Related: Wisconsin Gov. Scott Walker signs bill repealing duplicative damages law passed by his Democratic predecessors, thus contradicting the accepted narrative in which the scope of available damages in job-bias suits is supposed to be revisable only in an upward direction.

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  • “Off-clock work: Flintstone laws in a Buck Rogers world” [Robin Shea] “NY Times offers unpaid internships after reporting on their questionable legality” [Poynter]
  • Walker labor reforms in Wisconsin get results [Christian Schneider: City Journal, NY Post] “Watch the Walker recall election” [John Steele Gordon, Commentary]
  • No prize for spotting fallacy: complaints that too many Europeans are collecting state disability payments construed as “demonizing disabled people” [Debbie Jolly, ENIL]
  • “What could be worse than a self-righteous TSA agent? Answer: A TSA agents’ union advocate.” [Ken, Popehat]
  • “Why Mitt Romney likes firing people” [Suzanne Lucas]
  • Free speech and union dues: Tim Sandefur on the oral argument in Knox v. SEIU [PLF Liberty Blog] More: Jack Mann, CEI.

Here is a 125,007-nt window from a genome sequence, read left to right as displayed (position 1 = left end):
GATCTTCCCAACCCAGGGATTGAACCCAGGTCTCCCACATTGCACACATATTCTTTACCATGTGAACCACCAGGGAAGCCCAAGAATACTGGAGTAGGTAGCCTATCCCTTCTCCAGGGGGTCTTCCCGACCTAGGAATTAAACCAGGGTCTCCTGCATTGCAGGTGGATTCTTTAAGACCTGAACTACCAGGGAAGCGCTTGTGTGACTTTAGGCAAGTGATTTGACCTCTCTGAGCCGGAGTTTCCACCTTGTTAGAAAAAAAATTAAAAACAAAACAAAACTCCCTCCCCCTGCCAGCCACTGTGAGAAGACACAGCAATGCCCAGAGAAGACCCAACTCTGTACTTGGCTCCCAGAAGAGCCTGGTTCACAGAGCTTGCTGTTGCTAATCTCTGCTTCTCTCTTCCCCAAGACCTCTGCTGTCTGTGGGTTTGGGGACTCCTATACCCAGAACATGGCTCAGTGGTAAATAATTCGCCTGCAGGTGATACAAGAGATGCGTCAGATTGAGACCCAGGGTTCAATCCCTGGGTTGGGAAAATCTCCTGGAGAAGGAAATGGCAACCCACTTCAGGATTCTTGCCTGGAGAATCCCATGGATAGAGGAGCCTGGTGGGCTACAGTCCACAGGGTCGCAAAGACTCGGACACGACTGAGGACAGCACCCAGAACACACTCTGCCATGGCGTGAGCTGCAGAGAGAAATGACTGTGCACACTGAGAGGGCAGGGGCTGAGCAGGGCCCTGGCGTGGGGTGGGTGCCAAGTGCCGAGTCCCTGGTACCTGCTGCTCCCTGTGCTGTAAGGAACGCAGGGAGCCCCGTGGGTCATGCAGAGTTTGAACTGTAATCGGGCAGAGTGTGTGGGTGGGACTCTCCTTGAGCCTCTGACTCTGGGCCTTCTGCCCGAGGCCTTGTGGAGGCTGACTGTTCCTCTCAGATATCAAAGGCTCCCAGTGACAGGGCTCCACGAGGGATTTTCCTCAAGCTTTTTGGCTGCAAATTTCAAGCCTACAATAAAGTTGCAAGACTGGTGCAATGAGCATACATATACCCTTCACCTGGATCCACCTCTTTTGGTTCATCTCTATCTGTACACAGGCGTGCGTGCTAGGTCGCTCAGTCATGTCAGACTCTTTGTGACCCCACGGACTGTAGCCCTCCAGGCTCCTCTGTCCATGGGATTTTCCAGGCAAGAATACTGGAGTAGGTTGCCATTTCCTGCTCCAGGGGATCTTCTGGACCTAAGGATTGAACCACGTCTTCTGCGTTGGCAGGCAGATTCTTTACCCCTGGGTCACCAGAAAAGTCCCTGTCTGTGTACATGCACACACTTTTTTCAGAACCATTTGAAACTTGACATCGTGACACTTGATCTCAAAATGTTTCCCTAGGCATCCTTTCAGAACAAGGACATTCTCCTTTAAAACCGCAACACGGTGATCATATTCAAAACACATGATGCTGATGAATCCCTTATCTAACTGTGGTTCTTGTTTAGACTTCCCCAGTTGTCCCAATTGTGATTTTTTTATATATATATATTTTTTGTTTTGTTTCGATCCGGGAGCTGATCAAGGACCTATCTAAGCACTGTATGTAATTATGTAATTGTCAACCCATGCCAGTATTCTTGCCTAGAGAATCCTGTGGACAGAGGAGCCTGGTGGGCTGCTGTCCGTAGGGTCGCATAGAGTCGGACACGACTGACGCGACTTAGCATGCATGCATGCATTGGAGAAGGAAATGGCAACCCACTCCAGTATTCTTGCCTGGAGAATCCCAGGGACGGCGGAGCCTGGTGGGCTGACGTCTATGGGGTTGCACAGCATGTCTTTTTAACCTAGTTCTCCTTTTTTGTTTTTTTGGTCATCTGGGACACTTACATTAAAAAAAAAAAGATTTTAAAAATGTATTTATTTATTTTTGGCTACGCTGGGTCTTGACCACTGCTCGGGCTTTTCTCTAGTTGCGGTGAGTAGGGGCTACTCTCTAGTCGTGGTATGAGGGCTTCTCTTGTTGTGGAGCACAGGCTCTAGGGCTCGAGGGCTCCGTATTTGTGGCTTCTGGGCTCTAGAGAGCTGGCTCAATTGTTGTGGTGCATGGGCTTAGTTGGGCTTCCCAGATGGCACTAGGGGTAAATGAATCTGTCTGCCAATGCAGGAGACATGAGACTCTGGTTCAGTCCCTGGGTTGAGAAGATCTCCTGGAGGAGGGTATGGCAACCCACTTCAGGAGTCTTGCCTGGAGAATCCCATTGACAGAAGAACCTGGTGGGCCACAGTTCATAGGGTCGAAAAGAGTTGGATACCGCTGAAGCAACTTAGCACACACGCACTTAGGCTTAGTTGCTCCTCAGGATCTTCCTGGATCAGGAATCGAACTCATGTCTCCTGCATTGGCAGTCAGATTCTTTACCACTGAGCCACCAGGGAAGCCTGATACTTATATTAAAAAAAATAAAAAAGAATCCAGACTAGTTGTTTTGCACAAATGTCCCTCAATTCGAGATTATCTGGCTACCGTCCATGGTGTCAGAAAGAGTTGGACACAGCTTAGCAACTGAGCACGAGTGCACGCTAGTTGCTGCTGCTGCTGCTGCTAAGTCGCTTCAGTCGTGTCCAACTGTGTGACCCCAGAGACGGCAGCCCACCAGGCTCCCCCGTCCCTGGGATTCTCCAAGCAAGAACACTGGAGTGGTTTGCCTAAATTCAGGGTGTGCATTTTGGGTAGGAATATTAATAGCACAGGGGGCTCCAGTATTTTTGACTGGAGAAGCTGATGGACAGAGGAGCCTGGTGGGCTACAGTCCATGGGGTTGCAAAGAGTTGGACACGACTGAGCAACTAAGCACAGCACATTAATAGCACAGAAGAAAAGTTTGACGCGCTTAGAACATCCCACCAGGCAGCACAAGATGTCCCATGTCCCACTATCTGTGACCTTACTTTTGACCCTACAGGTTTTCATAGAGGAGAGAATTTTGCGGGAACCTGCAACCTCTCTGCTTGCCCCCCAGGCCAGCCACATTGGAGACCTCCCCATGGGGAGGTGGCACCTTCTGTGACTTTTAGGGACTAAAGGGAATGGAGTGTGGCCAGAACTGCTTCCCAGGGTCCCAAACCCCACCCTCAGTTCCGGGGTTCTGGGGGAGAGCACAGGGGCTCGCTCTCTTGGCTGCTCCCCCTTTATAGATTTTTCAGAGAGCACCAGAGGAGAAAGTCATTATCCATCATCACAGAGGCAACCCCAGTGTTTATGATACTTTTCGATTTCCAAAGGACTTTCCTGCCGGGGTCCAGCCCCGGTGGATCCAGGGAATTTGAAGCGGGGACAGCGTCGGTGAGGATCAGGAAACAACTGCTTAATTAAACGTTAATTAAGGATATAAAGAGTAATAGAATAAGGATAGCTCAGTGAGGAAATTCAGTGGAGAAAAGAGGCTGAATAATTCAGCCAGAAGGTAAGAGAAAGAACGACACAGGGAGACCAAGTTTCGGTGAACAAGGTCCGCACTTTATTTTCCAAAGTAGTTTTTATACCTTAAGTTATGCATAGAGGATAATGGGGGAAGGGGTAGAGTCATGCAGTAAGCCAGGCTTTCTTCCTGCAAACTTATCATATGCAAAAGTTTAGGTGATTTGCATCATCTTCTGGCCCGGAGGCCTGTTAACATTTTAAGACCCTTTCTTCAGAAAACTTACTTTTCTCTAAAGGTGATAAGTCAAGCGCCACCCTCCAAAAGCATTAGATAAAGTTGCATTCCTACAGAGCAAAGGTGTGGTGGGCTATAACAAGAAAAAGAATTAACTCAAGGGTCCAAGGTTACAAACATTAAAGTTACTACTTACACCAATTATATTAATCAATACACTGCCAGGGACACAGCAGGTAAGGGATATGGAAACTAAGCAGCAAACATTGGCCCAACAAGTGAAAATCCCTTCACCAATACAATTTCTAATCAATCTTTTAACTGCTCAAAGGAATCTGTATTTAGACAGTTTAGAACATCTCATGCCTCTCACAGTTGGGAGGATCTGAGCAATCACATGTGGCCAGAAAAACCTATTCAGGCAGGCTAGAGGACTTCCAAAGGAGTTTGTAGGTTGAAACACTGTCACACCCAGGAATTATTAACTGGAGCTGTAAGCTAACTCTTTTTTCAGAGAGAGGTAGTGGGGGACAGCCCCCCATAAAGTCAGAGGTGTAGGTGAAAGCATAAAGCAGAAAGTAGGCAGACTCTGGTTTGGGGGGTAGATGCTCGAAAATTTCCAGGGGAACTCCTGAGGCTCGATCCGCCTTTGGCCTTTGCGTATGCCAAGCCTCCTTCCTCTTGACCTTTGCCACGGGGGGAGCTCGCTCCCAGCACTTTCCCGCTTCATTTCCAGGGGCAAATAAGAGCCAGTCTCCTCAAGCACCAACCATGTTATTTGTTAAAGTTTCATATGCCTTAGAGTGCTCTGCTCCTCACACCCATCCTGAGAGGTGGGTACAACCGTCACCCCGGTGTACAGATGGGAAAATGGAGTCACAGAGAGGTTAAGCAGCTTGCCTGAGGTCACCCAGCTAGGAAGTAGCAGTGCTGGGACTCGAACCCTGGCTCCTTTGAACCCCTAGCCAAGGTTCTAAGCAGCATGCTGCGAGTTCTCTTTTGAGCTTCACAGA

• My book on employment and labor law, The Excuse Factory, is alas still not available in online formats but you might find a bargain on a hardcover [Free Press/Simon & Schuster]

December 7 roundup

by Ted Frank on December 7, 2007

  • Speaking of privacy, consider what happens when lawyers get a hold of your email. (When will we see law professors eager to create new causes of action consider the privacy-destroying implications of ediscovery?) [Fulton County Daily Report/law.com; Toronto Globe & Mail; Point of Law] Earlier: Jan. 9 and links therein.
  • Speaking of privacy and reputation, Mary Roberts goes to trial, but Above the Law doesn’t mention our coverage (June 2004; Sep. 2005; Feb. 6; Mar. 19; May 17), and misses the juicy details.
  • Oy: “Woman who ‘lost count after drinking 14 vodkas’ awarded £7,000 over New Year fall from bridge.” News from the compensation culture not entirely bad: damages were reasonable, and the court did hold the woman 80% responsible, the exact opposite of the McDonald’s coffee case. [Scotsman.com]
  • No good deed goes unpunished: Sperm donor liable for child support, judge rules. [Newsday/Seattle Times]
  • Bad attorney gets fired, sues DLA Piper for discrimination, represents herself pro se, demonstrates firsthand why she got fired: law firm wins on summary judgment. [ABA Journal; update: also New York Law Journal]
  • Romney on tort reform; McCain on medmal. [Torts Prof Blog; Torts Prof Blog]
  • Another day, another Borat lawsuit. I’m still waiting for the consumer fraud lawsuit from moviegoers upset that it was not actually a Kazakh documentary. [Reuters; earlier]